I popped in the Blu-ray for Batman and Harley Quinn filled with giddy expectation and joyful nostalgia. As someone reared and raised on Batman: The Animated Series in the 90s, simply seeing the old Bruce Timm character designs filled me with joy. Knowing that the movie would revive the original Harley Quinn created for that show in an age when poor Harley has been sexualized and stylized to emo boner fantasies felt like exactly what I needed to get back into the character. As the opening scenes played out, I also realized that the plot involved my beloved Swamp Thing and that I’d even get to see a character who I adore so much in the classic Batman TAS aesthetic. It seemed like an animated feature that was meant for me and would help revive my love for good ol’ Batman in an era when the cinematic DCU has made me question my loyalty for the character.
Then the plot started and my heart sank lower and lower until the credits rolled.
A huge appeal of Batman and Harley Quinn is the fact that Bruce Timm was in charge and presumably bringing back the aesthetic and storytelling that he founded in the 90s and proved to be so popular that it spawned an entire DC universe for a generation of TV animation brats. He wrote this movie after all, and the guy was responsible for several of the finest episodes of the Batman Animated Series. However, even though he designed Harley Quinn, he didn’t write the character. That fell onto the great and underrated Paul Dini whose presence was sadly missed here. Dini has a sense of humour and a dedication to empathizing with broken characters that made Harley Quinn an icon. Timm simply liked the look of the character—and boy does that ever show here.
After a decent prologue establishing that Poison Ivy (Paget Brewster) has teamed up with Floronic Man (Kevin Michael Richardson) to steal Dr. Alec Holland/Swamp Thing’s formula to turn the world into living plants as revenge for the climate change destroying plant life perpetrated by humanity. Batman (Kevin Conroy) and Nightwing (Loren Lester) figure out the dastardly plot, but don’t know where to find the villains. So they decide to track down some of Poison Ivy’s old associates for help, which leads them to Harley Quinn (Melissa Rauch).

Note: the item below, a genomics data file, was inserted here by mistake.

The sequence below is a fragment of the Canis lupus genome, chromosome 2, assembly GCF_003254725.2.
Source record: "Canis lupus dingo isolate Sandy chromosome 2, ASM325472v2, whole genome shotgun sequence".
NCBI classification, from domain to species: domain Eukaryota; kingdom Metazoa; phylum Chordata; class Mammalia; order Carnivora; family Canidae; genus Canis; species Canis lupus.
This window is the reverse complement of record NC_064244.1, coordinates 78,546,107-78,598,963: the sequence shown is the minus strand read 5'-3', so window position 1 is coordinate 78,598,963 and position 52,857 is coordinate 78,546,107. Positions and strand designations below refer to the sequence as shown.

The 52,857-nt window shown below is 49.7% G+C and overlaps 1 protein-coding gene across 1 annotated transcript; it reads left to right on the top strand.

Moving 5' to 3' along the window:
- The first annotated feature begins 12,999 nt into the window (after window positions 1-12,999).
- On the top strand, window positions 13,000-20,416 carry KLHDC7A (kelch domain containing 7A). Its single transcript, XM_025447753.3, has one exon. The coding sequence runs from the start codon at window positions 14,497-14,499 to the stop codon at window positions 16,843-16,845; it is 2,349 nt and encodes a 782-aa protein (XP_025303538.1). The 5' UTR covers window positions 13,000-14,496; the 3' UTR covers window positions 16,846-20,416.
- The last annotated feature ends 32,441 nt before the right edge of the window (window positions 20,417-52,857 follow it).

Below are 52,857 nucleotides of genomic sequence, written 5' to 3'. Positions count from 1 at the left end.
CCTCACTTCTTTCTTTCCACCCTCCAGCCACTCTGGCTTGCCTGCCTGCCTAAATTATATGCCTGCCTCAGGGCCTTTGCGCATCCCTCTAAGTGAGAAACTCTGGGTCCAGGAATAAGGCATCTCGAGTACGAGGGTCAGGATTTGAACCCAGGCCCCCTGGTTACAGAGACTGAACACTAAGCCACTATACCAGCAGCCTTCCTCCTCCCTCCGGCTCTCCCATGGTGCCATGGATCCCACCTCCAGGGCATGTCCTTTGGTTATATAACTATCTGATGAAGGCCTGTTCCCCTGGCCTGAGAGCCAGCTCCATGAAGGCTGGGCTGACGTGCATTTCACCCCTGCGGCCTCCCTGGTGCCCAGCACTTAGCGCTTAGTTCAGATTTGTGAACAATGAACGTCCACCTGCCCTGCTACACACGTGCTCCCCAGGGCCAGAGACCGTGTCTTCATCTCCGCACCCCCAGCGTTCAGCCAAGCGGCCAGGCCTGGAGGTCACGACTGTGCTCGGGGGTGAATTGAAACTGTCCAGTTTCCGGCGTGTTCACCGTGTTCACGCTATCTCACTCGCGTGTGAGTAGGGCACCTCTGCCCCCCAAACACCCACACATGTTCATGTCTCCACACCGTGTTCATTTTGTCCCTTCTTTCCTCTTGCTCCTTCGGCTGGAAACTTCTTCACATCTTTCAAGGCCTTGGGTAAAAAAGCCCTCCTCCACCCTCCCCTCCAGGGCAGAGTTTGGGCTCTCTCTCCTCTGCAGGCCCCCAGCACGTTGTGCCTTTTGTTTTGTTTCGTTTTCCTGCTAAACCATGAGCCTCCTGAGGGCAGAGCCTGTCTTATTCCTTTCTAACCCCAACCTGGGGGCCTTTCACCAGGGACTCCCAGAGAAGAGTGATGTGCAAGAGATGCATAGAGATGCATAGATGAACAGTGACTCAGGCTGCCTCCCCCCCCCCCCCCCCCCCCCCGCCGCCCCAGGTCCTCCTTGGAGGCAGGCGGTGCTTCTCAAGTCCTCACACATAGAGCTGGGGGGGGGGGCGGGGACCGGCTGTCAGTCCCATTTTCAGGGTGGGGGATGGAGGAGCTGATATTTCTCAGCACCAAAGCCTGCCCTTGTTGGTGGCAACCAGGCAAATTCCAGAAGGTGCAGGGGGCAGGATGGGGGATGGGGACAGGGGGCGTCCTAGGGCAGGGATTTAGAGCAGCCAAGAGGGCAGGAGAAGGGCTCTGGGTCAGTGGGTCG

So far, so good. The design is almost fetishistically true to the original Batman TAS (with the exception of Nightwing’s mullet, thank god). The plot held promise and it was a crossover between Batman and Swamp Thing that should have happened on the TV series decades ago. The tone was in line with Batman TAS at its goofiest. This thing could work. Then Nightwing finds Harley at a superhero Hooters restaurant where model waitresses dress up as heroes to be ogled. Harley is working there, but wearing one of the more excessively sexualized Harley outfits from recent years. It felt like a self-aware joke at first, and then it became clear the cartoon ogling was sadly sincere. Once Batman, Nightwing, and Harley Quinn teamed up the movie soon devolved into a series of crass sex jokes and even a handful of fart jokes.
The whole movie felt off. Like Timm was trying to make a funny Batman: TAS episode but forgot how so he resorted to frat house gags to fill the space. By the time the team stopped at a bar on the road and the movie paused for not one, but two consecutive karaoke numbers for the sake of quirky humour, I was out. Somehow Timm and co. blew the opportunity to revive the iconic version of Batman that they had once created. In its place wasn’t just a pale imitation, but an insult to fans. It has all of the bro humour and unnecessary violence that has dragged down recent DC animated movies. Only this was worse. Not only more crass and gratuitous than the DC animated movies that fans already complained about, but completely tone deaf and lazy (and this is coming from a guy who actually defended the loathed Killing Joke adaptation, which I maintain is very much worthwhile as long as you only watch the 45 minute faithful adaptation of the book and ignore all the crap surrounding it).